Similarly direct is Sebastian Currier’s Microsymph. A twelve-minute condensation of the symphonic genre, Microsymph is made up of five motivically-related movements that run the gamut from weighty to frolicsome. At its heart lies a broad, searching Adagio that provides the score its emotional anchor.
Like that Adagio, Christopher Rouse’s Supplica forms the larger album’s expressive center. A fourteen-minute long orchestral meditation for a reduced ensemble of strings, brass, and harp, it shimmers uneasily for much of its duration, releasing its pent-up energy over a series of purgative climaxes.
Following the Rouse comes Kenji Bunch’s Aspects of an Elephant, a 2017 Oregon Symphony commission. Essentially a concerto for orchestra, Aspects adapts the parable of the Blind Men and the Elephant to provide a dramatic/narrative device to deftly showcase the ensemble.
And Barber’s Souvenirs, a collection of early-20th century popular dance forms, rounds out the disc.
Throughout, Kalmar leads the Oregon players in performances that are both vigorous and heartfelt. The Rouse, in particular, draws some of the ensemble’s most intense playing, while Magiya and Microsymph impressively display the orchestra’s technical versatility.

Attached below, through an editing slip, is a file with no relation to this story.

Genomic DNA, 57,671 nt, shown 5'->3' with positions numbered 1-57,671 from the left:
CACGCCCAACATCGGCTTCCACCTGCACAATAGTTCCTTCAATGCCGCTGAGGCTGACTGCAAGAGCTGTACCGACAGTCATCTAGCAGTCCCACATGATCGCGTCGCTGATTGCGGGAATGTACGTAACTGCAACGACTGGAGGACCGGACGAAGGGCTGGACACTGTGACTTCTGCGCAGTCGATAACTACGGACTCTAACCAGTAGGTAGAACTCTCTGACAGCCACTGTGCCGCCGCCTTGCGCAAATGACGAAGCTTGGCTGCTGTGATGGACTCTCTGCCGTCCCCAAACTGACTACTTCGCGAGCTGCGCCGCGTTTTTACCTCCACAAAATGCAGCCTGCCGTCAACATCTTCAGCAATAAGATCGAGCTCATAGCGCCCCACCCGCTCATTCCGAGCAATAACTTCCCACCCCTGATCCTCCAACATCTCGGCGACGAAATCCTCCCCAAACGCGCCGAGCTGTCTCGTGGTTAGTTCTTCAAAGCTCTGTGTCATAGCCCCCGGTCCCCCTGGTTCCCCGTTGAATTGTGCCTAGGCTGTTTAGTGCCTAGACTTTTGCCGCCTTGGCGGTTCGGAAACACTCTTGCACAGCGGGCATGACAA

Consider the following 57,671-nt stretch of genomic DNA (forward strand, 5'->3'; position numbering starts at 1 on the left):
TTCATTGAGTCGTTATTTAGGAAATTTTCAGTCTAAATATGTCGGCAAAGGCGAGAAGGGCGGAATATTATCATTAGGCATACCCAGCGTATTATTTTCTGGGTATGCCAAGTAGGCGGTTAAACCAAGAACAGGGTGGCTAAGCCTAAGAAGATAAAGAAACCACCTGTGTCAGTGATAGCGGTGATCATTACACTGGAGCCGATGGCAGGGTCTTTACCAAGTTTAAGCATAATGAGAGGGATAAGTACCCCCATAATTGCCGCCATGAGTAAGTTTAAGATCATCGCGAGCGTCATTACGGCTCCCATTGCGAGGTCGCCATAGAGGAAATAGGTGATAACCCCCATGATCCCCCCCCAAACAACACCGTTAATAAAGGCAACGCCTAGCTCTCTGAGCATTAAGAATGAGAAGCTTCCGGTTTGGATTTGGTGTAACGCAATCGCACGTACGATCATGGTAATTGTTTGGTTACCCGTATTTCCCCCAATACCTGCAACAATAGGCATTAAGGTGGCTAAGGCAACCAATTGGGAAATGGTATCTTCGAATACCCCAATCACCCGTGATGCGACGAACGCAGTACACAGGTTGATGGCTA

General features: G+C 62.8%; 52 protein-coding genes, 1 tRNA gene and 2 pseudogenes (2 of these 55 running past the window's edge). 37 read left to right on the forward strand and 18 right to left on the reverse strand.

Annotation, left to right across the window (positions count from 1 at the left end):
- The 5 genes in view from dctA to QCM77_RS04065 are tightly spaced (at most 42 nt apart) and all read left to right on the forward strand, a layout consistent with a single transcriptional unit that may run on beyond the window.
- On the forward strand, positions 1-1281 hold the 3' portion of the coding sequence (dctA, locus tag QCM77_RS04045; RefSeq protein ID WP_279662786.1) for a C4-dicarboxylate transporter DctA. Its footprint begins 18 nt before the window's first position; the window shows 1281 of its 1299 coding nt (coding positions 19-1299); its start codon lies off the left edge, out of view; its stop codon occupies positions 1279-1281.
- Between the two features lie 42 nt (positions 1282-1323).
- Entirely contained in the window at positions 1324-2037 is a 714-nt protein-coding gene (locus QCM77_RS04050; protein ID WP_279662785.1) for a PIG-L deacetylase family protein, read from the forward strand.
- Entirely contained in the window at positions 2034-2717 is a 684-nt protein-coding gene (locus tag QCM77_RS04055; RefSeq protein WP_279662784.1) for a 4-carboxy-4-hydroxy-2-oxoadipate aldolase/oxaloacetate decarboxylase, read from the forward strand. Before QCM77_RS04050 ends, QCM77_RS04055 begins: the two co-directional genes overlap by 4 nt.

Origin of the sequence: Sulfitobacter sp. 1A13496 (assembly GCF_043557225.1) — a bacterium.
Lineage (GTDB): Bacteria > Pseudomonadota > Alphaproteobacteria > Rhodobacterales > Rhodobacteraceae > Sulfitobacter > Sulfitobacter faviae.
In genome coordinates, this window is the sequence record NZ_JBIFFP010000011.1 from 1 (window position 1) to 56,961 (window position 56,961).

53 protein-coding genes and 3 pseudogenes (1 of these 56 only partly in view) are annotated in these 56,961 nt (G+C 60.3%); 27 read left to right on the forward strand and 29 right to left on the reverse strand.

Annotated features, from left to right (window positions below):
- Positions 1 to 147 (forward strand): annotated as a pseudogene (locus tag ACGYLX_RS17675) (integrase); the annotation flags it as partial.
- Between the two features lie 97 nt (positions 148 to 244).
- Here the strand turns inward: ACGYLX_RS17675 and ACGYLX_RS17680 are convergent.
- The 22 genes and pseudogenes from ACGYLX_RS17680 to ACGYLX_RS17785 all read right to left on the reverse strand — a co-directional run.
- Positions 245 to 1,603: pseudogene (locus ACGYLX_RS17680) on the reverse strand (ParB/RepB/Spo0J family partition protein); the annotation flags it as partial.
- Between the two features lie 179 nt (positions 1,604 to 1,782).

As a piece, the Bunch has its impressive moments – the writing for muted brass and percussion in the second variation is striking, as are the low-string-and-English horn textures in the fourth, and the dovetailing lines of the fifth – and, if the finale’s diatonic resolution is a bit predictable, its triumph is at least honestly won. The Barber charms, as it should: Kalmar’s got its style and language completely under control and his orchestra plays its lilting dances (especially the opening waltz) beautifully.
A great disc, then, very highly recommended.
Jonathan Blumhofer is a composer and violist who has been active in the greater Boston area since 2004. His music has received numerous awards and been performed by various ensembles, including the American Composers Orchestra, Kiev Philharmonic, Camerata Chicago, Xanthos Ensemble, and Juventas New Music Group. Since receiving his doctorate from Boston University in 2010, Jon has taught at Clark University, Worcester Polytechnic Institute, and online for the University of Phoenix, in addition to writing music criticism for the Worcester Telegram & Gazette.